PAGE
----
Reflections on our Israel Visit
We are still in Israel as I write this, and it may be premature to draw conclusions about a visit to Israel that has a few days remaining. But our kids, who were with us for 10 days, left two days ago and our time is winding down. I do expect that this visit will remain with me, impacting how vividly I read the stories of Scripture. But beyond that, here are a few reflections I have had during our time here.
1. Repeatedly, we saw things that could have been the actual place where someone did something. (I know this observation sounds quite obvious as I say it, but bear with me please.)
2. In general, all over Israel we saw signs of a lull in tourism, which I'm sure was a hardship on all who rely on tourism for their livelihoods but made our visit more peaceful and focused. We were in Bethlehem on Christmas day, and it was quite crowded, but that was about the only time we were really inconvenienced by crowds. People here connected the drop in tourism with the Gaza war from the summer, yet we never felt unsafe or worried about our security. But we were able to enjoy many chance encounters with others who were striving to visit Israel, as we were, devotionally and not just as tourists.
3. We also took some time to visit the Yad Vashem, Israel's official monument to the victims of the Holocaust, at the heart of which is a museum that displays the history of Europe and Jews in Europe before and then during WWII. The architecture and layout of the monument and the narrative components, including first-person video interviews of survivors and documents telling of the lives of those who were lost, combined to make a very powerful experience. The message was not one of sheer numbers (6 Million lost their lives) but that each person who died had a family, a world, a history and a future and all of those families, worlds and futures were lost, each loss a tragedy in its own right.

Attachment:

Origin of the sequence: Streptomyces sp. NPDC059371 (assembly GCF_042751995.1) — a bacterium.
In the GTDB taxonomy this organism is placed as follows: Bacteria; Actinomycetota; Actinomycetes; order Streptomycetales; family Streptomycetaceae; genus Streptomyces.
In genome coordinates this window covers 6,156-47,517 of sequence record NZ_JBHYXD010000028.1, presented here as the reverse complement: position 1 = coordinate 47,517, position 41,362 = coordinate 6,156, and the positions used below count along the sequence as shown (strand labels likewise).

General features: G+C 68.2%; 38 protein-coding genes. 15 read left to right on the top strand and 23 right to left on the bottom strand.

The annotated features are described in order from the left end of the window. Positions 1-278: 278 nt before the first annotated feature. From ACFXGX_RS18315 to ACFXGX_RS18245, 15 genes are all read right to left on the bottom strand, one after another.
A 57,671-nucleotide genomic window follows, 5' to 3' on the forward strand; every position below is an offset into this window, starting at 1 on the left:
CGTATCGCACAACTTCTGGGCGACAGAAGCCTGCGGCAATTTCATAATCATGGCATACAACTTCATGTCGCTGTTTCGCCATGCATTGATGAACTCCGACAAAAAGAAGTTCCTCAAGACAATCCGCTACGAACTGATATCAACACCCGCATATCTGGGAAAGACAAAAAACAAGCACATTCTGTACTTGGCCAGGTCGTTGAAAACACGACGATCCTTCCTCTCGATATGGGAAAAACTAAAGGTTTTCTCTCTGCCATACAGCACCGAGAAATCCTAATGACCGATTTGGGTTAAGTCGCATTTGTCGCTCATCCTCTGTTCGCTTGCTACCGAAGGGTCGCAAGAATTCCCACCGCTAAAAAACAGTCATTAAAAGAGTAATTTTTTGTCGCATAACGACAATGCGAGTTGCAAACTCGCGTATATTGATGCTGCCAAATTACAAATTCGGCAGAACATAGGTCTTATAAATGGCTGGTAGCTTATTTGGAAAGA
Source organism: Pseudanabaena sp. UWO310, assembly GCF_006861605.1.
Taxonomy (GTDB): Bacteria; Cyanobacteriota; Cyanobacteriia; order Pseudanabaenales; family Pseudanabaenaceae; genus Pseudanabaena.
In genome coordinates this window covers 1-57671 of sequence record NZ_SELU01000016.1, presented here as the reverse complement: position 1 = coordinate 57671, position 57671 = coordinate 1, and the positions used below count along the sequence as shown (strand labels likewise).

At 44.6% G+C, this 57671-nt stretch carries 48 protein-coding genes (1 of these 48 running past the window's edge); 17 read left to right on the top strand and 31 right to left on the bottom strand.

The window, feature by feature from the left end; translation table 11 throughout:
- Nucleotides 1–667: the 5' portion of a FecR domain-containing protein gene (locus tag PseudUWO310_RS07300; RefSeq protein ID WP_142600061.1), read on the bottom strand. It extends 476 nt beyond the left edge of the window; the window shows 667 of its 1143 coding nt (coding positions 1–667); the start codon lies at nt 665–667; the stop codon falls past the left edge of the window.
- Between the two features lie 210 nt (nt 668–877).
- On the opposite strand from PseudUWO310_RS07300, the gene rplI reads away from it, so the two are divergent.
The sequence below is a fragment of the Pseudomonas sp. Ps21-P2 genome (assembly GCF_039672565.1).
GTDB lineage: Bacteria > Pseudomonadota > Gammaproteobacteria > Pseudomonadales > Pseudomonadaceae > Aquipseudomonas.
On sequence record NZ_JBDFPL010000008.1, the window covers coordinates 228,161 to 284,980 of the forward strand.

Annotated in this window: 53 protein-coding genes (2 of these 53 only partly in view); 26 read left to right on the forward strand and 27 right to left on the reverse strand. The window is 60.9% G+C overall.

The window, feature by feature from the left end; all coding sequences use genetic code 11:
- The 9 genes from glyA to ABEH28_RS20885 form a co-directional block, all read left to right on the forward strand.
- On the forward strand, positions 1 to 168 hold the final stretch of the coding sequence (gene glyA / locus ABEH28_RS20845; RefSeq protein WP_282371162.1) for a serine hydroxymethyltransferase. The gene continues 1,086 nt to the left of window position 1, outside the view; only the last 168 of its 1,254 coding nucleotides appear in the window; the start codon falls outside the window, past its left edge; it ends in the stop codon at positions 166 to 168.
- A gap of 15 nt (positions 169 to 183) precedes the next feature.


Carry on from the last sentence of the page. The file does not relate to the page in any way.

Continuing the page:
We came to this part of the world over the holidays for many reasons, but mostly to enjoy meaningful time with our kids and friends in a place that could be enriching of our spirits and souls. This we certainly received, and we did receive all of this trip as a precious once-in-a-lifetime gift of God to us. We begin 2015 excited about the year before us, and the changes and gifts that 2015 will bring that are currently unknown to us.
Kevin M Ford
1/2/2015 05:46:50 pm
After visiting the Church of the Holy Sepulchre and the Garden Tomb as a 22 year-old I asked our Palestinian Christian guide which one he thought was the correct one. I was frustrated when he stated that it didn't matter--and said "What do you mean it doesn't matter!?" I had barely started on my list of reasons why it did matter when he leaned over and whispered, "They are both empty." I've preached a number of Easter sermons around that simple affirmation.
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Rich and Lisa Lamb